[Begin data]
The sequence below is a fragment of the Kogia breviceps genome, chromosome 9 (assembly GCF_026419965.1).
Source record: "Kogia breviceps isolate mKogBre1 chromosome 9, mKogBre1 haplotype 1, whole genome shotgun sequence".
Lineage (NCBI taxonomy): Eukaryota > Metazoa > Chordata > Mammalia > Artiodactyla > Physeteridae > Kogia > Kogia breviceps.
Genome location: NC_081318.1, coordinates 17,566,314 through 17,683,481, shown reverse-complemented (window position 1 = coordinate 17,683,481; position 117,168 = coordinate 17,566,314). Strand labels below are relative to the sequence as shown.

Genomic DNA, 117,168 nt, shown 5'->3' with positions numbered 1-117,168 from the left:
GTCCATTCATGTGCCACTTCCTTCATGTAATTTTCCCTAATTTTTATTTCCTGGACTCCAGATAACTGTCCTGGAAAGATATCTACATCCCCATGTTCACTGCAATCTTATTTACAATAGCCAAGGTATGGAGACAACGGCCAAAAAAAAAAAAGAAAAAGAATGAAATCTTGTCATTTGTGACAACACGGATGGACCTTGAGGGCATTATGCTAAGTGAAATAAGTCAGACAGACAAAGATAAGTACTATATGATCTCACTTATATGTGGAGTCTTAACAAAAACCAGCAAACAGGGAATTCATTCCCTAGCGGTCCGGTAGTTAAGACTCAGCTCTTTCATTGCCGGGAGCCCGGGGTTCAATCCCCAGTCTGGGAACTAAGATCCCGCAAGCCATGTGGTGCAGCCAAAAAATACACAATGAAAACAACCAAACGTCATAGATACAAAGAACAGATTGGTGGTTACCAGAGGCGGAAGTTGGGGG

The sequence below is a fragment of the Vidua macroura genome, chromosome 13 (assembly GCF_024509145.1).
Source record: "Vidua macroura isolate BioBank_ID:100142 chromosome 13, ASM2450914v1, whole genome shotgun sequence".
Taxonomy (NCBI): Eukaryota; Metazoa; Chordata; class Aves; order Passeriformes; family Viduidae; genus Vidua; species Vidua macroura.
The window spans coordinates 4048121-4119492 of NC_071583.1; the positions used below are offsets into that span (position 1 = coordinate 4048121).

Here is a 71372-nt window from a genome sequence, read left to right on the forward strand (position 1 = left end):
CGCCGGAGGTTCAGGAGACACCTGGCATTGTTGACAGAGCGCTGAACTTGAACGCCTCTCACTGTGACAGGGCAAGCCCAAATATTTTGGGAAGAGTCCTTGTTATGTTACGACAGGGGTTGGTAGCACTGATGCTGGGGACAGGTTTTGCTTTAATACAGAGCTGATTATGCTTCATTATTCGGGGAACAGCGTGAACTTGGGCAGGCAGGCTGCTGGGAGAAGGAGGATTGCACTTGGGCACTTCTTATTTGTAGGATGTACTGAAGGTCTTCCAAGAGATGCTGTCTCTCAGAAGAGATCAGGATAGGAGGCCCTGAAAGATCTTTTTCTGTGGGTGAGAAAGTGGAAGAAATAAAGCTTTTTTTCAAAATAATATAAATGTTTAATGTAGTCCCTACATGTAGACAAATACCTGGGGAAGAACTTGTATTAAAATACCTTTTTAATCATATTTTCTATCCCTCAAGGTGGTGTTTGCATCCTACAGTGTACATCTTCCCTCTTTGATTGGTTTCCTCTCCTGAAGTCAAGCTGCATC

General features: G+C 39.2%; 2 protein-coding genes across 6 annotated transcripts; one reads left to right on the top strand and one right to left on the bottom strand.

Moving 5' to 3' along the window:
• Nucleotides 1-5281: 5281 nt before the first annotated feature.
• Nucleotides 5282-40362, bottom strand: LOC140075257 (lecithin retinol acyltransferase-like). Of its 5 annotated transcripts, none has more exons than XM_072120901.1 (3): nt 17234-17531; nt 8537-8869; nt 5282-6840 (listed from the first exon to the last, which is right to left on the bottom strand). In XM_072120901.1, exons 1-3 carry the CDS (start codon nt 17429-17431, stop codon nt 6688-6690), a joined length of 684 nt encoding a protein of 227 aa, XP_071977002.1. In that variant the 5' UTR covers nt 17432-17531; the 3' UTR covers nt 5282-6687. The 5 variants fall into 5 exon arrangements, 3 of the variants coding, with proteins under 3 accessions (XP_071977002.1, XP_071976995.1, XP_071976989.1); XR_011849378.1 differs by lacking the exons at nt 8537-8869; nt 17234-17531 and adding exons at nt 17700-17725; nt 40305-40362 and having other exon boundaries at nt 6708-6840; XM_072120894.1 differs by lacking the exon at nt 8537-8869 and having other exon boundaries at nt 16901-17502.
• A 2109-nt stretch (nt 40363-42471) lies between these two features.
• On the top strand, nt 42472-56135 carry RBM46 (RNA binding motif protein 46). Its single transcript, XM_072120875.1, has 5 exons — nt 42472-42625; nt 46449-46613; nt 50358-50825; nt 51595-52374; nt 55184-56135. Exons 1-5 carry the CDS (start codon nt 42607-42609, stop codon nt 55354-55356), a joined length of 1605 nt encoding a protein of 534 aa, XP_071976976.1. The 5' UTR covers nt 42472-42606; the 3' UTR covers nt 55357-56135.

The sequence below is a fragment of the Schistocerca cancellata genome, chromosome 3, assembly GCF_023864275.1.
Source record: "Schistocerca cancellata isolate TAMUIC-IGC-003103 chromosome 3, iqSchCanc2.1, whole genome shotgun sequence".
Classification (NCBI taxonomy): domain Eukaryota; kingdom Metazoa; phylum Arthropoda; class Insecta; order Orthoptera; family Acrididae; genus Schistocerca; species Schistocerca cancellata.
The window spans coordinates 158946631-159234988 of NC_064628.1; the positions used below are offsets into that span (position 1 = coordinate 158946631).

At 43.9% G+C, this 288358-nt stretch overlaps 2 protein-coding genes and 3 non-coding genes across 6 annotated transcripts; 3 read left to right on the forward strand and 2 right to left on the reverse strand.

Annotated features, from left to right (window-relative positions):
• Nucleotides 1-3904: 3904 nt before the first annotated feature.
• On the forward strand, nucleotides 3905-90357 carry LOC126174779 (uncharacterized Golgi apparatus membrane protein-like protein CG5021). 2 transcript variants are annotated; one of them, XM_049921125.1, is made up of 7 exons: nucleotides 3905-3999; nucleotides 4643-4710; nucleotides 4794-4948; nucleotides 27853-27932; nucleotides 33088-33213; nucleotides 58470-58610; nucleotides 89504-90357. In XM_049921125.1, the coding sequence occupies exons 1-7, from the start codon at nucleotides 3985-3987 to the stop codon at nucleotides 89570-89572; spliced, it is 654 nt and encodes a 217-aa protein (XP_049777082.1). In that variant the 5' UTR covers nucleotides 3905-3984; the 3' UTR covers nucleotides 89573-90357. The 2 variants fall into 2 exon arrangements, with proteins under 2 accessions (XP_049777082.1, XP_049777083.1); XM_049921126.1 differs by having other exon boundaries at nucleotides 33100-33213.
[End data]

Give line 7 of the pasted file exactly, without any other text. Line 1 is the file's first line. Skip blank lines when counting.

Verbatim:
The sequence below is a fragment of the Vidua macroura genome, chromosome 13 (assembly GCF_024509145.1).